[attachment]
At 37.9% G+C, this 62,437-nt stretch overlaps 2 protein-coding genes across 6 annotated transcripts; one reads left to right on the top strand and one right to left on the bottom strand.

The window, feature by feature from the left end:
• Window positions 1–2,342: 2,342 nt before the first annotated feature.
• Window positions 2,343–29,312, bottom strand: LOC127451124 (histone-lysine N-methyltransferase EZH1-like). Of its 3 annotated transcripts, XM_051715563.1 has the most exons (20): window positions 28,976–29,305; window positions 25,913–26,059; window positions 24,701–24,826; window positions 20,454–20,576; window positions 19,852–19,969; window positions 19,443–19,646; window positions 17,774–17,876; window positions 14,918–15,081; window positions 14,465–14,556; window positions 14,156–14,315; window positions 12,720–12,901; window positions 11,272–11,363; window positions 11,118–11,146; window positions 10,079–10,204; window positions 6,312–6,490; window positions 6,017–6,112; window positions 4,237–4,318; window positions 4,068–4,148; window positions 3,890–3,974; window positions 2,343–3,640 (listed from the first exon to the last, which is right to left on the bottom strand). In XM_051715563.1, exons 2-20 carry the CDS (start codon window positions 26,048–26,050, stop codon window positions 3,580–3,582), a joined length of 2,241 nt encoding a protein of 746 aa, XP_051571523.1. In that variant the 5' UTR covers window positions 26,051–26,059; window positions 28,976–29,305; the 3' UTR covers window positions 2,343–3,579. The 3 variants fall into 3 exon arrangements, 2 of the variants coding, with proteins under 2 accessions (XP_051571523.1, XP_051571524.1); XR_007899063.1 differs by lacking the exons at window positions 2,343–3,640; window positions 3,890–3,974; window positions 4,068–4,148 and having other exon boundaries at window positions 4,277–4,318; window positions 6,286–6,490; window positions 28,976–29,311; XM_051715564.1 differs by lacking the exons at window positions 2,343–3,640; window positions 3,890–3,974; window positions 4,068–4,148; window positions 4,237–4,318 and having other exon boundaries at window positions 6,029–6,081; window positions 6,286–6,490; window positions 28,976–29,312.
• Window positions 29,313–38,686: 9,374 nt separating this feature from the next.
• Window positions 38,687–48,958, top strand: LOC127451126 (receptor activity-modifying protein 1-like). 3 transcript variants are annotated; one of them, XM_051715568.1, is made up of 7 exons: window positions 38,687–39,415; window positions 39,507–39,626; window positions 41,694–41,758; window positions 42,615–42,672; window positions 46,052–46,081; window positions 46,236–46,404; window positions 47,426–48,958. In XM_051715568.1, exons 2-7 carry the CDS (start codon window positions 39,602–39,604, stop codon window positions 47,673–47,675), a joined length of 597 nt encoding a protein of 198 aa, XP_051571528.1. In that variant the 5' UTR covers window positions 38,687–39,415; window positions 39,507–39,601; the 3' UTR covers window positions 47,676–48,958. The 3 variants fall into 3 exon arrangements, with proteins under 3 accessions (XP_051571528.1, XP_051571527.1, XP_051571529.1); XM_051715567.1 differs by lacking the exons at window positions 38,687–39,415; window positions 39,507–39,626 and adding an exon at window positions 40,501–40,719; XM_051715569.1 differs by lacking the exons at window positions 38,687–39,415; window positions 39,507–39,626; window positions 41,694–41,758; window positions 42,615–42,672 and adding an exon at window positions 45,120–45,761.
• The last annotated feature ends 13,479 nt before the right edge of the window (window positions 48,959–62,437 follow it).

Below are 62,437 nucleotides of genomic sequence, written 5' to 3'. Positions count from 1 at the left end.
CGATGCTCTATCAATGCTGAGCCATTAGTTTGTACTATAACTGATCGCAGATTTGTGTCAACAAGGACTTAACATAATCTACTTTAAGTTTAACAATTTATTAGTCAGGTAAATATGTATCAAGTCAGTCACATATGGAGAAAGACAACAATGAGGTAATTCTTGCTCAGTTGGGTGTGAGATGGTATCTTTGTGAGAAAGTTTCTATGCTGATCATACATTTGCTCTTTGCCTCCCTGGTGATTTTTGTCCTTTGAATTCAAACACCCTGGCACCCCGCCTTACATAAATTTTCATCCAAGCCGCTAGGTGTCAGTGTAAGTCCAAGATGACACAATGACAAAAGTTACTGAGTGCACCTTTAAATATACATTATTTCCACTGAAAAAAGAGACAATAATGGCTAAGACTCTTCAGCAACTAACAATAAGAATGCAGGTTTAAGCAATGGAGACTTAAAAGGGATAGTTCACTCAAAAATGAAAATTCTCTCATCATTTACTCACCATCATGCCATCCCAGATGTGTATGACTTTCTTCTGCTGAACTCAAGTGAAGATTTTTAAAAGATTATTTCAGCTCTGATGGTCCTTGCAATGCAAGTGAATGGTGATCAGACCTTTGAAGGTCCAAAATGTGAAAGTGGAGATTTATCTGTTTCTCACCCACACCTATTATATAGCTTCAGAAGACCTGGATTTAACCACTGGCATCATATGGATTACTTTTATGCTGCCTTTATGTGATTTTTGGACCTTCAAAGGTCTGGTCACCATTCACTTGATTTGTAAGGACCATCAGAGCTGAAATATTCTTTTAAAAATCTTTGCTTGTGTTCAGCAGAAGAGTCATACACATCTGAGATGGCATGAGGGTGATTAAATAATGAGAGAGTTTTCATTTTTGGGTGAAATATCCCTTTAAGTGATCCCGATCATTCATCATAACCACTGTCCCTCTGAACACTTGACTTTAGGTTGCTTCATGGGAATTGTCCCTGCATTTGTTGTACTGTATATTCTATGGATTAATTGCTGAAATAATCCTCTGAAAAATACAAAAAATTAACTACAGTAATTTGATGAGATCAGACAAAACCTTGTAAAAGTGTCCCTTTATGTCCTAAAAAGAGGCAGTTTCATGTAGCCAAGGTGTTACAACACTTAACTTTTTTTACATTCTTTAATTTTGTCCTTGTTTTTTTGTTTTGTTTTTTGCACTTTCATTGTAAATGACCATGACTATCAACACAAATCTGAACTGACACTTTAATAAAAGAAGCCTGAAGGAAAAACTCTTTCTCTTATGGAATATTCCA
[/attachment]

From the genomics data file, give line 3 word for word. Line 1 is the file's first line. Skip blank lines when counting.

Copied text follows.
• Window positions 1–2,342: 2,342 nt before the first annotated feature.